SSTL Leads Team Developing GNSS-Based Remote Sensing of Sea State - Inside GNSS

SSTL Leads Team Developing GNSS-Based Remote Sensing of Sea State

Sea State Monitoring

Surrey Satellite Technology Limited (SSTL) will lead a British project to exploit signals from GPS and other GNSS satellites that are reflected from the Earth for remote sensing purposes.

The project will investigate a prototype instrument capable of measuring the roughness of the sea and soil moisture content, providing data for atmospheric science and for operational ocean and weather forecasting.

Surrey Satellite Technology Limited (SSTL) will lead a British project to exploit signals from GPS and other GNSS satellites that are reflected from the Earth for remote sensing purposes.

The project will investigate a prototype instrument capable of measuring the roughness of the sea and soil moisture content, providing data for atmospheric science and for operational ocean and weather forecasting.

SSTL will lead one of five teams awarded funding by the Centre for Earth Observation Instrumentation (CEOI), the Natural Environment Research Council (NERC) and Department for Innovation, Universities & Skills (DIUS) supported initiative to further technological capability in line with UK Earth observation science priorities. The SSTL-led team will include experts from the University of Surrey, the University of Bath, and the National Oceanographic Centre in Southampton.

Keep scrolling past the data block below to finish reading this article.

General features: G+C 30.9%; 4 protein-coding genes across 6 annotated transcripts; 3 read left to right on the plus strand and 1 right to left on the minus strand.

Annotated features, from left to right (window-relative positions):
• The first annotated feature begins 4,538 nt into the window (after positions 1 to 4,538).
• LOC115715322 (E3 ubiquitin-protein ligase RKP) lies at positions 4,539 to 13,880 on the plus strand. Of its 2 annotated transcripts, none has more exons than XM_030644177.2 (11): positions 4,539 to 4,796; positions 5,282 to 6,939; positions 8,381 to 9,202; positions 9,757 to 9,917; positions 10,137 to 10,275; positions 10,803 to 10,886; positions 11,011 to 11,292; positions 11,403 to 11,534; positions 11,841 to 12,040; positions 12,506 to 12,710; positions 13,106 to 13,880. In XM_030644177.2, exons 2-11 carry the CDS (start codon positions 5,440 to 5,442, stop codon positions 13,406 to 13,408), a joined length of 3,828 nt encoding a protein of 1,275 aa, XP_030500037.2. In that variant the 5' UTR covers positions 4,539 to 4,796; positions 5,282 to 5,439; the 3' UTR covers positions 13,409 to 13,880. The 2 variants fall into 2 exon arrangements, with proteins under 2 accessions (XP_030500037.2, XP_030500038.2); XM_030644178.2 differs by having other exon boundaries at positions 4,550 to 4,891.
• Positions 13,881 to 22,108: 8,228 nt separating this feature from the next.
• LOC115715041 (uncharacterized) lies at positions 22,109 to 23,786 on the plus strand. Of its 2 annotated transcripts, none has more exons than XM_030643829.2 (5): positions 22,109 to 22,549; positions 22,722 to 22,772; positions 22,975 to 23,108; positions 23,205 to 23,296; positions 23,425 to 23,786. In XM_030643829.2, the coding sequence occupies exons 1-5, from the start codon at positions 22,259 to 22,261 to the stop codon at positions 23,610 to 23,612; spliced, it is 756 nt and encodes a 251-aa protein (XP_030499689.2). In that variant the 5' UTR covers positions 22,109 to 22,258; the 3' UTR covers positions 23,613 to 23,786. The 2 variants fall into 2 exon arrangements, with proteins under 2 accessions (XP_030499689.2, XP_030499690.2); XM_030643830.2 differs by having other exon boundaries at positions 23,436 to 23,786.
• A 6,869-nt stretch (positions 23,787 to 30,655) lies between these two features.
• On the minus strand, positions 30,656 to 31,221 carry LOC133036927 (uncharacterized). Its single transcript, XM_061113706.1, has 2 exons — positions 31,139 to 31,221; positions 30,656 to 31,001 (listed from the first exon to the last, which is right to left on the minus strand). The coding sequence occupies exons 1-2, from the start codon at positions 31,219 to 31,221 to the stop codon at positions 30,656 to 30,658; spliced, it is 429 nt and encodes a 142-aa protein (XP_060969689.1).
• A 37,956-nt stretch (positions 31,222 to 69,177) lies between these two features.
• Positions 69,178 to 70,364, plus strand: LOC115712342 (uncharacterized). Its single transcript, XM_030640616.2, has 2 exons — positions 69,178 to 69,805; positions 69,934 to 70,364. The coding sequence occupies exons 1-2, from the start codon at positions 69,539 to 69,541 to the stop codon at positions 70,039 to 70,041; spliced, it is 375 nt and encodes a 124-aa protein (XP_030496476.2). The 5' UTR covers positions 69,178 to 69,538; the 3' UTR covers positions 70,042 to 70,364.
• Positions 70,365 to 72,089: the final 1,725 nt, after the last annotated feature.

The instrumnent, which will fly onboard a separate small satellite, will analyze GNSS signals reflected from land, ice and ocean. According to SSTL, a flexible multi-channel receiver will be developed to detect the reflected GNSS signals for surface sea-state measurements.

Sea-surface roughness is important for operational ocean and weather forecasting and affects many areas of ocean and atmospheric science. For example, the air-sea exchange of gases is controlled by surface roughness.

Research results to date suggests that the better sampling offered by a new instrument will have a direct effect on understanding the magnitude and distribution of atmospheric carbon dioxide uptake by the ocean, with important applications in the prediction of high winds, dangerous sea states, risk of flooding, and storm surges.

Opportunities to fly this instrument have been identified both through SSTL’s own satellite launching capability and through the European Space Agency (ESA) as an approved addition to a future Soil Moisture and Ocean Salinity operational mission (SMOS-ops) to measure soil moisture and ocean salinity.